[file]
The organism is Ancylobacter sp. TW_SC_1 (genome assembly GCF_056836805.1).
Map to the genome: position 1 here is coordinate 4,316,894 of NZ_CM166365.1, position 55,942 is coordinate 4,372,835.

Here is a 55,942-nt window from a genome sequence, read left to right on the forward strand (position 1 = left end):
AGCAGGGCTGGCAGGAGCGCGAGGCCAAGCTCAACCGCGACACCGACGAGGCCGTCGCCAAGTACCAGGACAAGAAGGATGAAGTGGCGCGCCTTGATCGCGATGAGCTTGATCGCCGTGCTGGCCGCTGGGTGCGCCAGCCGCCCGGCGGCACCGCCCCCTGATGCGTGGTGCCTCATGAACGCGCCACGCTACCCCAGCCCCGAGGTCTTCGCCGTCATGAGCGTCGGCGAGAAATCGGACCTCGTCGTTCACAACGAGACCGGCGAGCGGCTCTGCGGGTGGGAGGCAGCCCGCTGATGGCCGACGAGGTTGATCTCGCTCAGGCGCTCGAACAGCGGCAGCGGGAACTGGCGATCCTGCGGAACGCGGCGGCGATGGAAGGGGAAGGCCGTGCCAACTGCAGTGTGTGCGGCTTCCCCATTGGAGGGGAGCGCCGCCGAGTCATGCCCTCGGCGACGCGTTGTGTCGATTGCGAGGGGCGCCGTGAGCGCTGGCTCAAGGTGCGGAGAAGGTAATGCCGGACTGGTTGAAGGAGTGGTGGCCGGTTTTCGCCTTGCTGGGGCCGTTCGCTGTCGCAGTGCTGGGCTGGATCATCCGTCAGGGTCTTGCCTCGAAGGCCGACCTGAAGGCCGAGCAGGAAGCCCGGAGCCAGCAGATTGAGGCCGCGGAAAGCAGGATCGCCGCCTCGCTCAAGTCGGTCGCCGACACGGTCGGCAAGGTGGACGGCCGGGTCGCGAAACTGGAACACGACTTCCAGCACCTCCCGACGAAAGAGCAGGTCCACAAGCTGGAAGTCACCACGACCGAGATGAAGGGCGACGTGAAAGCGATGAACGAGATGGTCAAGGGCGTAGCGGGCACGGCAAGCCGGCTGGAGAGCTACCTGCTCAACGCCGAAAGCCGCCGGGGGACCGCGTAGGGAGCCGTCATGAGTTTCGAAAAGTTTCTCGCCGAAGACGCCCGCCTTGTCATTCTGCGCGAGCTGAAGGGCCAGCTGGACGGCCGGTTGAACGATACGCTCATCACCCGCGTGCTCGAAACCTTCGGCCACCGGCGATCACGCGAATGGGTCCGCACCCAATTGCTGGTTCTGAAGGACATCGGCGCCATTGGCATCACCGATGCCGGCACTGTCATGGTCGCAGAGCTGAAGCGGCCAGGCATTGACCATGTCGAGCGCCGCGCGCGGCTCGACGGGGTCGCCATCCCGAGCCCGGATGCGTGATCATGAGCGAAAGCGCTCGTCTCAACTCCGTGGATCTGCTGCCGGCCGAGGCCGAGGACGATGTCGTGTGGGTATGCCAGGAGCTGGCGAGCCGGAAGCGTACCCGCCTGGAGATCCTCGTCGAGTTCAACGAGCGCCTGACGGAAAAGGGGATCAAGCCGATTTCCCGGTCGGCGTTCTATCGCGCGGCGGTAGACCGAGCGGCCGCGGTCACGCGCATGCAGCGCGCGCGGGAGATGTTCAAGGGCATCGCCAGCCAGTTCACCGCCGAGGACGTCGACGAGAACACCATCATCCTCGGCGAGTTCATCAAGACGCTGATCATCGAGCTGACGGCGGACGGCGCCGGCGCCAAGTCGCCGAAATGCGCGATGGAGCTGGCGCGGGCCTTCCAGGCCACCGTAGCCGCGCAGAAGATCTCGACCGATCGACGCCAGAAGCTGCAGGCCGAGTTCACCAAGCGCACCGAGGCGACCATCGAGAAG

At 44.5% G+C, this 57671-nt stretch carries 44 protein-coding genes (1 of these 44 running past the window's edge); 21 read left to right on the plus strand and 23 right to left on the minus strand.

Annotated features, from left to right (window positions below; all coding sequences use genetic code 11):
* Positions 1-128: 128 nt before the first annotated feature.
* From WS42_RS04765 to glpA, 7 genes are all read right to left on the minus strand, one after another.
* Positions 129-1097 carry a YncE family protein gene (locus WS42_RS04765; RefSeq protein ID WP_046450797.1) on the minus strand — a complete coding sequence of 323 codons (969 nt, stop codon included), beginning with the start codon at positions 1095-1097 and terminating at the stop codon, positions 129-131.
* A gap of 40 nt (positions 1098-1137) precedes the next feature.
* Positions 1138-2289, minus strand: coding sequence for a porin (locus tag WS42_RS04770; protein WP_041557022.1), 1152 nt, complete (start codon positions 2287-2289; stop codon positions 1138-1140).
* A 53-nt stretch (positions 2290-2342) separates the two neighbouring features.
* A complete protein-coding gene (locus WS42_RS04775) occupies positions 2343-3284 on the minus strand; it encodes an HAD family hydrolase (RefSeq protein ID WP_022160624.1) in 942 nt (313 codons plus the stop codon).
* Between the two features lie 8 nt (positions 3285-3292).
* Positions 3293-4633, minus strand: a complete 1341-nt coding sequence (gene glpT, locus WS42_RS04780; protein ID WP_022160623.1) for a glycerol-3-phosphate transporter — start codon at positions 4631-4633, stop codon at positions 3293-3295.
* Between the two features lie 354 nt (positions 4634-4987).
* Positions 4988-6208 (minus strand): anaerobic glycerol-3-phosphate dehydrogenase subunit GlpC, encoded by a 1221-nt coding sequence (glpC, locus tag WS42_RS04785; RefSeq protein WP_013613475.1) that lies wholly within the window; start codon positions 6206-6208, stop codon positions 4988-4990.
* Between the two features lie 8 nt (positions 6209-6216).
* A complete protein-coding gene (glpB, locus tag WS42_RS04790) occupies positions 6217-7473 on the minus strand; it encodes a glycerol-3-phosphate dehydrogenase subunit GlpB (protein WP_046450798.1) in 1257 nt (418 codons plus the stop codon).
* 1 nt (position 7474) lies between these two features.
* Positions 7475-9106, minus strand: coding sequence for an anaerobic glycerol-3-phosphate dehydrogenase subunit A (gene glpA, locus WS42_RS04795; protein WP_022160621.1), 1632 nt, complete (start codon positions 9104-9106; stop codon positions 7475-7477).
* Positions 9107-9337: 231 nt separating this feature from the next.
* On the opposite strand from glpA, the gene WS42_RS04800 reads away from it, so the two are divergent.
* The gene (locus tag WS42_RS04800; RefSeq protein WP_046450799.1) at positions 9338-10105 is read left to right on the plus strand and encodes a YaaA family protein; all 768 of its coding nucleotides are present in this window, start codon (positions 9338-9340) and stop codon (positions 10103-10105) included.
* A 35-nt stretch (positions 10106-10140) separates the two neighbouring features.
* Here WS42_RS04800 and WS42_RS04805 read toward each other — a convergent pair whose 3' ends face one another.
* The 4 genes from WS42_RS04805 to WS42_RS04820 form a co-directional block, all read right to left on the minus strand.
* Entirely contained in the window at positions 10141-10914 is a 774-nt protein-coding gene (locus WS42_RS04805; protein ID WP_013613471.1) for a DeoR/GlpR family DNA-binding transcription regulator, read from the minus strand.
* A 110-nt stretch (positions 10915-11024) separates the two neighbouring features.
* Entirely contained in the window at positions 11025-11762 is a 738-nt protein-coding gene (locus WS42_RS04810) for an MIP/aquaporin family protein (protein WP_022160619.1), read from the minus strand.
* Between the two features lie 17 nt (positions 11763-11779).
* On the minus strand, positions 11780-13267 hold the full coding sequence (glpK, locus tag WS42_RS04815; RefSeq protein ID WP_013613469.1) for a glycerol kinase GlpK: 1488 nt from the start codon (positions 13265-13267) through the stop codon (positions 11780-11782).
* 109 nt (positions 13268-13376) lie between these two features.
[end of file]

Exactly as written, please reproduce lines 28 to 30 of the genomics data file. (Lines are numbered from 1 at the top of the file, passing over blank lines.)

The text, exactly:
* Entirely contained in the window at positions 10141-10914 is a 774-nt protein-coding gene (locus WS42_RS04805; protein ID WP_013613471.1) for a DeoR/GlpR family DNA-binding transcription regulator, read from the minus strand.
* A 110-nt stretch (positions 10915-11024) separates the two neighbouring features.
* Entirely contained in the window at positions 11025-11762 is a 738-nt protein-coding gene (locus WS42_RS04810) for an MIP/aquaporin family protein (protein WP_022160619.1), read from the minus strand.